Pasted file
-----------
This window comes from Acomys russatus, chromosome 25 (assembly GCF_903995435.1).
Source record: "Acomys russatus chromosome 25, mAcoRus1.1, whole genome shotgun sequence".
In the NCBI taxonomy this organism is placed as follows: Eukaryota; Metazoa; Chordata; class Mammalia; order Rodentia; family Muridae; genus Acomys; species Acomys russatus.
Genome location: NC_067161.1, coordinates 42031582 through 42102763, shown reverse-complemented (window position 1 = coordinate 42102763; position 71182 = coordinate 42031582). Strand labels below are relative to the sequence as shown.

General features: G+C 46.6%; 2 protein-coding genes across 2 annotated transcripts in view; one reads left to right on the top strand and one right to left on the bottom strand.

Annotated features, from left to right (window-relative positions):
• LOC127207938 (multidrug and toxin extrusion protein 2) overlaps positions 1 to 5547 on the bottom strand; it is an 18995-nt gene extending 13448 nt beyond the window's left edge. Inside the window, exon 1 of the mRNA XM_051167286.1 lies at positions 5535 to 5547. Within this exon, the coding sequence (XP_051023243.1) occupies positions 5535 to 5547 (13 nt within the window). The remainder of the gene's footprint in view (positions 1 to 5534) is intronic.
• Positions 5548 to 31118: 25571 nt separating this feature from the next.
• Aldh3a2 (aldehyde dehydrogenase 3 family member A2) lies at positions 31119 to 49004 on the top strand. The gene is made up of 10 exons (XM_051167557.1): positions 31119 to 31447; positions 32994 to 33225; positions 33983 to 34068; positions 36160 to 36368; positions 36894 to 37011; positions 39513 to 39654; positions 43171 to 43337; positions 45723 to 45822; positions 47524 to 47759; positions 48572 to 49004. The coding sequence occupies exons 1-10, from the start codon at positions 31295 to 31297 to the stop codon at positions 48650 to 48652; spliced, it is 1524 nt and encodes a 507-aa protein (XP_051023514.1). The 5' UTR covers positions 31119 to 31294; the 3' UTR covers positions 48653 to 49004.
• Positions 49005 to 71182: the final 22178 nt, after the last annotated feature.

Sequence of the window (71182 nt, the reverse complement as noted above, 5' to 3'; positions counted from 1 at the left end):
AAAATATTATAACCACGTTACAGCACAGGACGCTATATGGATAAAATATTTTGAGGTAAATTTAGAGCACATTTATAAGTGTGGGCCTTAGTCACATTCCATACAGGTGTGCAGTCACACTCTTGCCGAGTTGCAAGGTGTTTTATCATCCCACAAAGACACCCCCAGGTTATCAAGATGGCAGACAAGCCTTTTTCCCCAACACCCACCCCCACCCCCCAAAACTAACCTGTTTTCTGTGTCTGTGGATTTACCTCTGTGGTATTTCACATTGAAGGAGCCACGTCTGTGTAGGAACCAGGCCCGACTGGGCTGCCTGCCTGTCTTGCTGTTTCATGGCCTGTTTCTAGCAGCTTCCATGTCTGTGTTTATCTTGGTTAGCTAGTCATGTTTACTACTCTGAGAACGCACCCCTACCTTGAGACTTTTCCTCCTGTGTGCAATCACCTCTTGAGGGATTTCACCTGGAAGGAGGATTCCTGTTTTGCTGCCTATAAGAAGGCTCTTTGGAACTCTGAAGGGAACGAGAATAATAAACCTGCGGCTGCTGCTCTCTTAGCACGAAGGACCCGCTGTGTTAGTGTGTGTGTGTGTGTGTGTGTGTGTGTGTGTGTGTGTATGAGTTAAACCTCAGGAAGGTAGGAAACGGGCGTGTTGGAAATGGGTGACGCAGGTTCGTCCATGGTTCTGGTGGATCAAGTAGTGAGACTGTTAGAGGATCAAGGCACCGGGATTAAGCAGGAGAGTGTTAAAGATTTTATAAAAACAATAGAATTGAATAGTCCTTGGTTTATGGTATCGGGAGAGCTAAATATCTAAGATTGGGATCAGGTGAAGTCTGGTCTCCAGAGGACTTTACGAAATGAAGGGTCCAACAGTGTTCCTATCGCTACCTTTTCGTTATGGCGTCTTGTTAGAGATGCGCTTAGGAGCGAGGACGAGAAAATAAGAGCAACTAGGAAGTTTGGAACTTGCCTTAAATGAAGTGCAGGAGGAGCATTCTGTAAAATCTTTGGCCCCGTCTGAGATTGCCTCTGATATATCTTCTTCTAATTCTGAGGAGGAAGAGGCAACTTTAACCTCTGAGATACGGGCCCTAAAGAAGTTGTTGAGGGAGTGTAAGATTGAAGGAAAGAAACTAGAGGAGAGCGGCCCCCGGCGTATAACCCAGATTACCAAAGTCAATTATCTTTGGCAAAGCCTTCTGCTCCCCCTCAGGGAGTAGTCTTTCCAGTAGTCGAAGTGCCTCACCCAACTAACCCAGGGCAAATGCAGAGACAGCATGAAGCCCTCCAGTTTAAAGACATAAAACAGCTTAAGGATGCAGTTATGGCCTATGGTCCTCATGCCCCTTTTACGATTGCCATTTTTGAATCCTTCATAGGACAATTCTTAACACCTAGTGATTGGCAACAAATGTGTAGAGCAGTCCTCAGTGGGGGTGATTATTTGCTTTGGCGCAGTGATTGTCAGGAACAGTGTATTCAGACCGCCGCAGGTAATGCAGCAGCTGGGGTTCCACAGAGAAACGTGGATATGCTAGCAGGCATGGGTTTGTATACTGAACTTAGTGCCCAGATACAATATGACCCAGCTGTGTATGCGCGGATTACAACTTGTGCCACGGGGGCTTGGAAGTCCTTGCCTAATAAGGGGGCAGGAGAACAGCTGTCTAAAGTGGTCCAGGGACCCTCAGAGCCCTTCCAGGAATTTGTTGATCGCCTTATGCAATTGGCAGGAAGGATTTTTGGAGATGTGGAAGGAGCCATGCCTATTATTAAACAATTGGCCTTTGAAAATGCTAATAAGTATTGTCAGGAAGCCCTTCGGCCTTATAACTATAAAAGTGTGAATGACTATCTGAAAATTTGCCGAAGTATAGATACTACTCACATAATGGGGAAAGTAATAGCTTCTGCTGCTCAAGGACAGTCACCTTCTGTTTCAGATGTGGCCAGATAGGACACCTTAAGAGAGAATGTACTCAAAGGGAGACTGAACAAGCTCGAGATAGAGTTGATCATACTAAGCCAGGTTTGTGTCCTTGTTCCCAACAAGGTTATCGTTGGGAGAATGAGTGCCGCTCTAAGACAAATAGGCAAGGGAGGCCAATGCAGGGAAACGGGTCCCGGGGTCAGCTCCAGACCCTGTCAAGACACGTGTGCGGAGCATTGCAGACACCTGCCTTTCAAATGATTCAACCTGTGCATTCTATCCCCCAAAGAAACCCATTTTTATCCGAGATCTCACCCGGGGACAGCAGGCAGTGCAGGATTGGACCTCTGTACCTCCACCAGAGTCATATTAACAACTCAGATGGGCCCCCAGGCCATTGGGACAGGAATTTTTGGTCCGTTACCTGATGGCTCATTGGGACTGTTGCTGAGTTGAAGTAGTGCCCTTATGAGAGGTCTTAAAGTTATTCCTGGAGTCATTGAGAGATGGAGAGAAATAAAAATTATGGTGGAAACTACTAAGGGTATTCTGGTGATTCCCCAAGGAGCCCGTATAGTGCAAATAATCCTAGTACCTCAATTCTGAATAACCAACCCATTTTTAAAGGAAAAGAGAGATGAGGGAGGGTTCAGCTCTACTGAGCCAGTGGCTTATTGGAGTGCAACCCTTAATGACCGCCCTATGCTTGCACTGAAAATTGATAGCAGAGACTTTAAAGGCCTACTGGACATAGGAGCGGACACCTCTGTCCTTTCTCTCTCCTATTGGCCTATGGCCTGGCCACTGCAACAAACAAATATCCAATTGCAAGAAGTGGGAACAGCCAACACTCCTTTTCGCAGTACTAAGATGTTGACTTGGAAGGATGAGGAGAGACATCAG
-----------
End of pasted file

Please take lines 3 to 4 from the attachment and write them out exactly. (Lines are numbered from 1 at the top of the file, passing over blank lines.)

In the NCBI taxonomy this organism is placed as follows: Eukaryota; Metazoa; Chordata; class Mammalia; order Rodentia; family Muridae; genus Acomys; species Acomys russatus.
Genome location: NC_067161.1, coordinates 42031582 through 42102763, shown reverse-complemented (window position 1 = coordinate 42102763; position 71182 = coordinate 42031582). Strand labels below are relative to the sequence as shown.